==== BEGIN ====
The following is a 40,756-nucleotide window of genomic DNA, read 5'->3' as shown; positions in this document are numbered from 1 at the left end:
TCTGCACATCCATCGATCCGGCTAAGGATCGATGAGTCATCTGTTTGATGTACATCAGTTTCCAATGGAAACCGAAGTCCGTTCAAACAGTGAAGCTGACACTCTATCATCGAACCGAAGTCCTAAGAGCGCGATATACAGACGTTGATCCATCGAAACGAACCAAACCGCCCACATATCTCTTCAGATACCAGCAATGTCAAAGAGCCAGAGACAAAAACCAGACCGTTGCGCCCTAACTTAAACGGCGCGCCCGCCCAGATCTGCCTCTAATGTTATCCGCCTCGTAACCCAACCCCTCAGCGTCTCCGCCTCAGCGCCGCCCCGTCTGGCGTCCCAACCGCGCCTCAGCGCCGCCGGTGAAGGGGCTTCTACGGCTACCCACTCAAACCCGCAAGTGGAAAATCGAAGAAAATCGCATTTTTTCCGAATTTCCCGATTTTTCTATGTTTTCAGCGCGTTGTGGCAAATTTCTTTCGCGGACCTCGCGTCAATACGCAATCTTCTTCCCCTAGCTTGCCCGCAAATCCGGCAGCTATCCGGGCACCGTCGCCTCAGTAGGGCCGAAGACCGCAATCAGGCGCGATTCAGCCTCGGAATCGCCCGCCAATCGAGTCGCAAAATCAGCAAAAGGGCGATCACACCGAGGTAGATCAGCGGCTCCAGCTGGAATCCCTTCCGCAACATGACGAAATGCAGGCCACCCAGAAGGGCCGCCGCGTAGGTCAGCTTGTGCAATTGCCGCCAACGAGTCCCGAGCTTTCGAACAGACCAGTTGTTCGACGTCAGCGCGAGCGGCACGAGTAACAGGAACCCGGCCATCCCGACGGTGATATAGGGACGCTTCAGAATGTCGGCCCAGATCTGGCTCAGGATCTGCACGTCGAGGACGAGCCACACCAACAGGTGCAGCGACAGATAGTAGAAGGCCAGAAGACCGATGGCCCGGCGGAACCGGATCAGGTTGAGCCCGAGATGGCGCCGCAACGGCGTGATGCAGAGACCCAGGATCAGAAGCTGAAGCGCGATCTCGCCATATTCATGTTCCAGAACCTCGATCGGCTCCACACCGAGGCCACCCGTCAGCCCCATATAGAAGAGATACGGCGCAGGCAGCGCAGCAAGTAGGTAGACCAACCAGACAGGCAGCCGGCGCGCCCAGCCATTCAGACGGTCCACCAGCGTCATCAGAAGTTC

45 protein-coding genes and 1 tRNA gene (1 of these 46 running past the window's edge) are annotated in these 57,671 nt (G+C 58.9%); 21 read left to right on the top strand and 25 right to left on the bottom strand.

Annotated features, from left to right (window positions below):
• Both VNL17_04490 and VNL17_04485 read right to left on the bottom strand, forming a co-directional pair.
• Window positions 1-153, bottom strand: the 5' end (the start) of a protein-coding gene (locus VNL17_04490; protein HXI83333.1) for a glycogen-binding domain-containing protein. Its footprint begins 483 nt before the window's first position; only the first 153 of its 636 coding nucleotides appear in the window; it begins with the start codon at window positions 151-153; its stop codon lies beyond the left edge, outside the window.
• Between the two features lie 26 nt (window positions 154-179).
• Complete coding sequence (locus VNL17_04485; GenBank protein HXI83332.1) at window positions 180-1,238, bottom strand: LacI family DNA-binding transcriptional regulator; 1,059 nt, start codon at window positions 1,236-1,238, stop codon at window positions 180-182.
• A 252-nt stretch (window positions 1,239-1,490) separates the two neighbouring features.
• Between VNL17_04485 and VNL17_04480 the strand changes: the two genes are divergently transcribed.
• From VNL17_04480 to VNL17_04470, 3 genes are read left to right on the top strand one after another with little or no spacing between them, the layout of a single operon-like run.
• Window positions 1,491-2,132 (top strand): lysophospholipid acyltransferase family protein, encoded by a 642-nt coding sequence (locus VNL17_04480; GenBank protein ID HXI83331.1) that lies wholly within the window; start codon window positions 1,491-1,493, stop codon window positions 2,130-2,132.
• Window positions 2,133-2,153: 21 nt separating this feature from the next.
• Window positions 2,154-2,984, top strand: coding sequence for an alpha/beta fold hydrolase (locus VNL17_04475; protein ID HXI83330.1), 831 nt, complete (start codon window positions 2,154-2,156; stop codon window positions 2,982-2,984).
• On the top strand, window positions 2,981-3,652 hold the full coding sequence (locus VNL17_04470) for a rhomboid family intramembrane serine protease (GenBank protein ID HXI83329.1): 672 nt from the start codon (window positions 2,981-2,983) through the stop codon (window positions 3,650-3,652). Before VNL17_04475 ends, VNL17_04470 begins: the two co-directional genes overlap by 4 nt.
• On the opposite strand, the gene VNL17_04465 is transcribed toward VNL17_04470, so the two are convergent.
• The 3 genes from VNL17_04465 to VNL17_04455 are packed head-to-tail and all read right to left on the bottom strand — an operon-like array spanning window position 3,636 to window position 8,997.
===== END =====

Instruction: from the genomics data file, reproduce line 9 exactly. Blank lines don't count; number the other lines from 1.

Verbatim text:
• A 252-nt stretch (window positions 1,239-1,490) separates the two neighbouring features.